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Publisher's Summary

There's a rebel within you. It's the part of you that already knows how to break free of fear and unhappiness. This rebel is the voice of your own awakened mind. It's your rebel buddha - the sharp, clear intelligence that resists the status quo. It wakes you up from the sleepy acceptance of your day-to-day reality and shows you the power of your enlightened nature. It's the vibrant, insightful energy that compels you to seek the truth.

Dzogchen Ponlop guides you through the inner revolution that comes from unleashing your rebel buddha. He explains how, by training your mind and understanding your true nature, you can free yourself from needless suffering. He presents a thorough introduction to the essence of the Buddha's teachings and argues that, if we are to bring these teachings fully into our personal experience, we must go beyond the cultural trappings of traditional Asian Buddhism. We all want to find some meaningful truth about who we are, he says, but we can only find it guided by our own wisdom - by our own rebel buddha within.

Introduction read by the author.

©2010 Dzogchen Ponlop (P)2011 Audible, Inc.

Critic Reviews

"Dzogchen Ponlop Rinpoche shatters old myths and sweeps away cultural baggage, presenting the essence of the Buddha’s teachings in a fresh, contemporary voice. With uncommon clarity and authority, he offers a new vision for the future of Buddhism that is at once shocking and hopeful. This is a small book with a big message that is timely and important." (Pema Chödrön, author of When Things Fall Apart)
"The author's practical approach is disarming, especially when applying Buddhism to the challenges of everyday life." (Publishers Weekly)

What members say

Average Customer Ratings

Overall

  • 4.1 out of 5.0
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    332
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    90
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Performance

  • 4.2 out of 5.0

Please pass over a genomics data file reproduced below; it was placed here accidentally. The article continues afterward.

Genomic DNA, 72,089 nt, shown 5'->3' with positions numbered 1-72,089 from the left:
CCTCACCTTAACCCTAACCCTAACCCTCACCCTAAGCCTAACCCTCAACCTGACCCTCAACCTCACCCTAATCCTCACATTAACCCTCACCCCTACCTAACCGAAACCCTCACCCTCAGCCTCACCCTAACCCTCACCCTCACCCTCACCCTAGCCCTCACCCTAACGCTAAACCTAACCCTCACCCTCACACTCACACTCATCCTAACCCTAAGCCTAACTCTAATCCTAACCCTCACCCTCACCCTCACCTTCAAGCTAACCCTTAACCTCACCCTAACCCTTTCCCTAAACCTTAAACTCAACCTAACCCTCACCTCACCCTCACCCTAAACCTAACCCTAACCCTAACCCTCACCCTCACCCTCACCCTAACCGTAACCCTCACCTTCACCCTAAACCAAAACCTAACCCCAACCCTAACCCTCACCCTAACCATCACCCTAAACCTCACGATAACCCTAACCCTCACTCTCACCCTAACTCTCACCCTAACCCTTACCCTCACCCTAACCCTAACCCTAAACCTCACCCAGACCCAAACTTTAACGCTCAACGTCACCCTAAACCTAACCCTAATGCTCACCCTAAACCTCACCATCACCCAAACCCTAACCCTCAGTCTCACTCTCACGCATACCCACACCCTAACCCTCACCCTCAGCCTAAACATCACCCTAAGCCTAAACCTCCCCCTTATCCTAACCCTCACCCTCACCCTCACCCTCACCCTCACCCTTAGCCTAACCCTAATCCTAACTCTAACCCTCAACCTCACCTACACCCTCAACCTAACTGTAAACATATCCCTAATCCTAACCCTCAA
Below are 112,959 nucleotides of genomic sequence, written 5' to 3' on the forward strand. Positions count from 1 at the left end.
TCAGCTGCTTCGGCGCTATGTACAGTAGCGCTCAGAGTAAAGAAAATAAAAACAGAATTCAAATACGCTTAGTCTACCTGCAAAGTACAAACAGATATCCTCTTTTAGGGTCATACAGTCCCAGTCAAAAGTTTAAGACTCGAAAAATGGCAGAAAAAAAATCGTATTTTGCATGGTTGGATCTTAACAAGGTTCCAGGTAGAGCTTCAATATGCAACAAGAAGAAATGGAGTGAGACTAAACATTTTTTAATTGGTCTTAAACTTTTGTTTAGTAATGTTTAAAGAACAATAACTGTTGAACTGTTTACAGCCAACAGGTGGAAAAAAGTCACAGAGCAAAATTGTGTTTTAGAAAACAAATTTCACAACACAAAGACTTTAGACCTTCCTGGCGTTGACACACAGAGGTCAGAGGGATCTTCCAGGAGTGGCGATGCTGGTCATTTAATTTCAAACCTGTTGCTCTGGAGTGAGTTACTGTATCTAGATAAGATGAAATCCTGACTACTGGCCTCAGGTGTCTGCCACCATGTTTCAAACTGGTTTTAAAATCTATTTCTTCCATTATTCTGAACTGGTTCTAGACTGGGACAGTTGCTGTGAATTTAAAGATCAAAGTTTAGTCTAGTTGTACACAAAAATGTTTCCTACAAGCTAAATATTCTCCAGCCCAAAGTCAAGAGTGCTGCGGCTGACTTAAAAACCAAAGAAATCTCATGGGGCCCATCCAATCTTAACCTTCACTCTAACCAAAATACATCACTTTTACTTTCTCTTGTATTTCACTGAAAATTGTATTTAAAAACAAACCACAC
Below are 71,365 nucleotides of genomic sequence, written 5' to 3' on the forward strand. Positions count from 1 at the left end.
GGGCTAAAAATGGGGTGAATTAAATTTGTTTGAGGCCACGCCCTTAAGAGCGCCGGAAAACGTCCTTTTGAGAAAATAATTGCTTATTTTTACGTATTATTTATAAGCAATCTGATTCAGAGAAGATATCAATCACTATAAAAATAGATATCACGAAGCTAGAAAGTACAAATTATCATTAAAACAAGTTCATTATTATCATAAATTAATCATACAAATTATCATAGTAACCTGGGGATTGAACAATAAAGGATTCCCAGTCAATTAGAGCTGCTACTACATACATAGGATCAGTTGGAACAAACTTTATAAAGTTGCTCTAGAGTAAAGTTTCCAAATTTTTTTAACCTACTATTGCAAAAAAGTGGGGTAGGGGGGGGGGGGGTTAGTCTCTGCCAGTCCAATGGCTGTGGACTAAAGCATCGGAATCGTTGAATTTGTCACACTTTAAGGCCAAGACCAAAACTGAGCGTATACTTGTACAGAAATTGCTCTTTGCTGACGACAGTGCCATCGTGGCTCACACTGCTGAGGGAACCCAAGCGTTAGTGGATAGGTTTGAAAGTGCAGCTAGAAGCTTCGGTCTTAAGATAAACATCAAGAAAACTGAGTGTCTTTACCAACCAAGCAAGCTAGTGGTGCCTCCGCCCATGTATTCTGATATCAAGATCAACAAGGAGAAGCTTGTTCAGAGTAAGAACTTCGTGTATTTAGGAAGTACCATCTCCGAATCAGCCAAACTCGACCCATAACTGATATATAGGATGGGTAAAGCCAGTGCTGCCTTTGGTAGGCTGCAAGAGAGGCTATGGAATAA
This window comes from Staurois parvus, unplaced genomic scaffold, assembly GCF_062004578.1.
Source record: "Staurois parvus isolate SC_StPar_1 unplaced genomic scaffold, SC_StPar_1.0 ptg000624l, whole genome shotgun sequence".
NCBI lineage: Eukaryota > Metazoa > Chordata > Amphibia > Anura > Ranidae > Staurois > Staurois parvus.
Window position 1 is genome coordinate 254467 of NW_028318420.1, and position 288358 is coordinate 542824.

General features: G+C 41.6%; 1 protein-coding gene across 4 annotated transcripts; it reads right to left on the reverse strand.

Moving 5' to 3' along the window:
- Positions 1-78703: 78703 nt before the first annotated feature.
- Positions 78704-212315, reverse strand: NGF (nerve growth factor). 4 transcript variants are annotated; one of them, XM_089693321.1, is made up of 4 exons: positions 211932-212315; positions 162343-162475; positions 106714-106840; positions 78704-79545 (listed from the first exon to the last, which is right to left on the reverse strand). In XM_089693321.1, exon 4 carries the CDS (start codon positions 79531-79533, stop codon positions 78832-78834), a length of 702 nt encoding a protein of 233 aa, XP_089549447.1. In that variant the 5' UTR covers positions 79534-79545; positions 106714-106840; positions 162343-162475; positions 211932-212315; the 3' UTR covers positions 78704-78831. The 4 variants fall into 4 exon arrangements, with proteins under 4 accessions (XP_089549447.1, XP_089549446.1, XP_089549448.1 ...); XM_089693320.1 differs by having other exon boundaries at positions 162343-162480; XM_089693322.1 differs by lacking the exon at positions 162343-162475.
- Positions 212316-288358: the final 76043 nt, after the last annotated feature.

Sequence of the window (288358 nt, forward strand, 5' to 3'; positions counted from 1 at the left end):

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    65
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Story

  • 4.2 out of 5.0
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  • 3 Stars
    75
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    27
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  • Overall
  • Performance
  • Story

Provocative

I have read many books on the Dharma. This one, as its title suggests, is a bit edgier than some of the others. I appreciated it, and enjoyed it.

  • Overall
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Buddhism for a new generation

I have read various books on Buddhism over the years, but Ponlop is a special teacher who provides a vision for a new generation that is not stuck in the trappings and outward appearances of previous generations who have wrapped Buddhism up as something exoctic. Ponlop offers teachings that help connect Buddhism to the hear and now the way that Buddha intended it to be. For those of Generation Xers such as Ponlop, I think it is easier to find the meaning in the teachings in the way that they are presented here. I was not overly thrilled by the performance. It is hard to make this type of writing interesting when you are not the one who wrote the words. The content, though, more than makes up for the delivery.

  • Overall
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  • Story
  • James
  • BLUE MOUND, TX, United States
  • 01-30-12

A Rebel Who Gives Us A Clue

If you could sum up Rebel Buddha in three words, what would they be?

Illuminated the Path

What did you like best about this story?

The explanation of the tenets of Buddhism using Western (American) culture images, phrases and indioms made this book relative to westerners searching for serenity, peace and enlightenment. Instead of leaving us with an image of the isolated monk, we are assured that the Path winds itself through our daily lives.

What about Jonathan Davis and Dzogchen Ponlop (introduction) ’s performance did you like?

As is my usual desire, I would have liked Dzogchen Ponlop to narrate the whole thing. It was comforting to hear him read the introduction and know his purpose in sharing his knowledge and compassion. Jonathan Davis' narration, however, was clear, easily followed and provided emphasis that enabled focus and learning of the

1 of 2 people found this review helpful

  • Overall
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Informative

Very informative and great book for someone who's wanting to get an insight into the constant jibber jabber of ones mind. The narrator was clear and easy to listen to.